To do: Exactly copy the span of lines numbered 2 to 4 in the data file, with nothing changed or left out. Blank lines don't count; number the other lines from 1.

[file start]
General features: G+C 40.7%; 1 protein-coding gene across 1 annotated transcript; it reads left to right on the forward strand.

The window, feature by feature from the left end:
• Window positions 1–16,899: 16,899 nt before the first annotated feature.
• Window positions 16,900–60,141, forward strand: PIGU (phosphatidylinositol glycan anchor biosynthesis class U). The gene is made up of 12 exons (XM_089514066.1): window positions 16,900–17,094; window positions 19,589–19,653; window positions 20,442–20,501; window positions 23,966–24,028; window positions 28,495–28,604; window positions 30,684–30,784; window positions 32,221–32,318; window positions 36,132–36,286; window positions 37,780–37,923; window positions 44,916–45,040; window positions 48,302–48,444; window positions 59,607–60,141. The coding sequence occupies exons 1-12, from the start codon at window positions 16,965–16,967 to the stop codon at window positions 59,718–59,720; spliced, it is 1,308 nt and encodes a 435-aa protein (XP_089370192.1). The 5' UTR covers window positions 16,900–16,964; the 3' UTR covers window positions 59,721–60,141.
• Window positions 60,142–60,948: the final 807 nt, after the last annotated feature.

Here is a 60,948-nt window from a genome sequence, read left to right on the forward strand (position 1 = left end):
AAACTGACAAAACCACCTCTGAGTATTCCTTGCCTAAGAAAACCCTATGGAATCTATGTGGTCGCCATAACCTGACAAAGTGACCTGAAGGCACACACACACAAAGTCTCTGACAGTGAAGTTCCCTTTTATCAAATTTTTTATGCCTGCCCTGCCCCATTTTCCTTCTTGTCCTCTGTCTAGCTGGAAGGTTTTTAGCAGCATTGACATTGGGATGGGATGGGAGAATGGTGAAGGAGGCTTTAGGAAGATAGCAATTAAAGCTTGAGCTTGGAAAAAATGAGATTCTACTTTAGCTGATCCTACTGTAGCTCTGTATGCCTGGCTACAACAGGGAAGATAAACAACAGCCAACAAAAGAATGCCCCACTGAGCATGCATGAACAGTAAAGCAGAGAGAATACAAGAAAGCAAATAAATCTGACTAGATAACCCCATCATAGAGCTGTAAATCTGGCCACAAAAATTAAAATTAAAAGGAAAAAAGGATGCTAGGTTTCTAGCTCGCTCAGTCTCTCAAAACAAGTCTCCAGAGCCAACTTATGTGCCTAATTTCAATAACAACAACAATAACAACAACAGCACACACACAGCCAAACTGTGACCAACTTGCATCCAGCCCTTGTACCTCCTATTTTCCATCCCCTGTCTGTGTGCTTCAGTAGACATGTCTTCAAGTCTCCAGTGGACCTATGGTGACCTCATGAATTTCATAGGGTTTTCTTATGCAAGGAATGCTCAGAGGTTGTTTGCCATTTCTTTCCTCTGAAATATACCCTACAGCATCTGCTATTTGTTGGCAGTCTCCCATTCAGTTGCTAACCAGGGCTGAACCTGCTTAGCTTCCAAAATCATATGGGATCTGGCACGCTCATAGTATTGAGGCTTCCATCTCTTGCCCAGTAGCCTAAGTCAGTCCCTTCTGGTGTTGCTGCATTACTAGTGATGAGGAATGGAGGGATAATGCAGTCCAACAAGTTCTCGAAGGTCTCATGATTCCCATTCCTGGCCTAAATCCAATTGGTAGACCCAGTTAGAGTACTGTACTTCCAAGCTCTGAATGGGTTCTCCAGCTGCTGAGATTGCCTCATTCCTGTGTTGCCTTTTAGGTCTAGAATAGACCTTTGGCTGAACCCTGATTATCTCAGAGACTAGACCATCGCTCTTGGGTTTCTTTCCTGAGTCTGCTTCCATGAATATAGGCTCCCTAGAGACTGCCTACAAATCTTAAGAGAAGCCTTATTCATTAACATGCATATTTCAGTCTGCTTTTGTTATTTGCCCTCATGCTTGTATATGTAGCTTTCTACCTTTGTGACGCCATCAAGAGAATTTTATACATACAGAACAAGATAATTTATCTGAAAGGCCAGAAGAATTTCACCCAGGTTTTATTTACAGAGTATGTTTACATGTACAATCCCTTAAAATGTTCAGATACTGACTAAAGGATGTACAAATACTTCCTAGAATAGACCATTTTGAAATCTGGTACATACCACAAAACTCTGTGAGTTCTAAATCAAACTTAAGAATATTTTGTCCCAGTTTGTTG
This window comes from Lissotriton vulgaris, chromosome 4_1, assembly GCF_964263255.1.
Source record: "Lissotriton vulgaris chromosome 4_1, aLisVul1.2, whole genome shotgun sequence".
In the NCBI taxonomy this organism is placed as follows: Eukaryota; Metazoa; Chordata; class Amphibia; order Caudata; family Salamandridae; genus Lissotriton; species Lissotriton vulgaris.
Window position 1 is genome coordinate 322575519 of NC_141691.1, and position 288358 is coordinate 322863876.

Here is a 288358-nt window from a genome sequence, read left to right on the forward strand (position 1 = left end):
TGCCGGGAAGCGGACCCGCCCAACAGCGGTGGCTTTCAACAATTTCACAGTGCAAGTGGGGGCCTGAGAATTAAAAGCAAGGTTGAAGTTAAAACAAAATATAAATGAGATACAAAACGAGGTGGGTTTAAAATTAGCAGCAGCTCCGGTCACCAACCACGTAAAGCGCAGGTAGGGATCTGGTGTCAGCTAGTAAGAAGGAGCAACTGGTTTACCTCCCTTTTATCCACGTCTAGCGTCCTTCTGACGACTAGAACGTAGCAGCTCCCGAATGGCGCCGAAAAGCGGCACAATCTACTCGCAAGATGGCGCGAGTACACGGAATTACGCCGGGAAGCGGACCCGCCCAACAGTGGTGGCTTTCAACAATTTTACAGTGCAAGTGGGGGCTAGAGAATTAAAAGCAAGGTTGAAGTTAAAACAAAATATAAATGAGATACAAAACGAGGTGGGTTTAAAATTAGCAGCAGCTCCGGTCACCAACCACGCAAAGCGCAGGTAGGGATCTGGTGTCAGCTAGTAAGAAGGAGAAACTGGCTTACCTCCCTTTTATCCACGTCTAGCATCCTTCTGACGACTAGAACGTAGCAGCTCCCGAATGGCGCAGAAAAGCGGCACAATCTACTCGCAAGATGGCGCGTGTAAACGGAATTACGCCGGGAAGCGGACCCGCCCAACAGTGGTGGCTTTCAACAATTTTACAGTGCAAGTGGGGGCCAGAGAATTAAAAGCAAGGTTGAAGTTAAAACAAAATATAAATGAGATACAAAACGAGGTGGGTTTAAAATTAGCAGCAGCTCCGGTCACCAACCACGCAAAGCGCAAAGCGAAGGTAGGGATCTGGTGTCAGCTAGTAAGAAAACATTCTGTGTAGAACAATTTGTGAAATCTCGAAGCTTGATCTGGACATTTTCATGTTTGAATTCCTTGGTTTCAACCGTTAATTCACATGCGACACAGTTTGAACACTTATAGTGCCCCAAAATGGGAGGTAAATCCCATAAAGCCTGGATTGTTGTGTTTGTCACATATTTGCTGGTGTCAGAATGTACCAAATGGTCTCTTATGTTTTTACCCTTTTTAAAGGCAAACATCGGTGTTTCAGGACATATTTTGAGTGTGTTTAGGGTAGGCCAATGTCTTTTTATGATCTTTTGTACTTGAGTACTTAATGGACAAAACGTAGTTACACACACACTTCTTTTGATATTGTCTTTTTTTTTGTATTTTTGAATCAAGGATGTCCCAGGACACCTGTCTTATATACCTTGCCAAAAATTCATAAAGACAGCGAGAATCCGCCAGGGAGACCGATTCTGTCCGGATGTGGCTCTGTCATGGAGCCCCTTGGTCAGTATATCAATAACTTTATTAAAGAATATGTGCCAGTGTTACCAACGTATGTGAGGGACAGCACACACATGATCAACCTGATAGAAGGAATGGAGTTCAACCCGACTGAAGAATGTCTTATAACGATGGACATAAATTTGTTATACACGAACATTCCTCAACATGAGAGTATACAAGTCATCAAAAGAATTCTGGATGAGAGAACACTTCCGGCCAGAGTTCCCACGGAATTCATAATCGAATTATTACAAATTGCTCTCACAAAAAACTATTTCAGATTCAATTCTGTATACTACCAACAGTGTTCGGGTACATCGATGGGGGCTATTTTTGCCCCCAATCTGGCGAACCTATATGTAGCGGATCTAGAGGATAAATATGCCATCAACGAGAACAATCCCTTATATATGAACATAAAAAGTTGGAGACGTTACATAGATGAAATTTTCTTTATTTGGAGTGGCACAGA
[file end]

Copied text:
The window, feature by feature from the left end:
• Window positions 1–16,899: 16,899 nt before the first annotated feature.
• Window positions 16,900–60,141, forward strand: PIGU (phosphatidylinositol glycan anchor biosynthesis class U). The gene is made up of 12 exons (XM_089514066.1): window positions 16,900–17,094; window positions 19,589–19,653; window positions 20,442–20,501; window positions 23,966–24,028; window positions 28,495–28,604; window positions 30,684–30,784; window positions 32,221–32,318; window positions 36,132–36,286; window positions 37,780–37,923; window positions 44,916–45,040; window positions 48,302–48,444; window positions 59,607–60,141. The coding sequence occupies exons 1-12, from the start codon at window positions 16,965–16,967 to the stop codon at window positions 59,718–59,720; spliced, it is 1,308 nt and encodes a 435-aa protein (XP_089370192.1). The 5' UTR covers window positions 16,900–16,964; the 3' UTR covers window positions 59,721–60,141.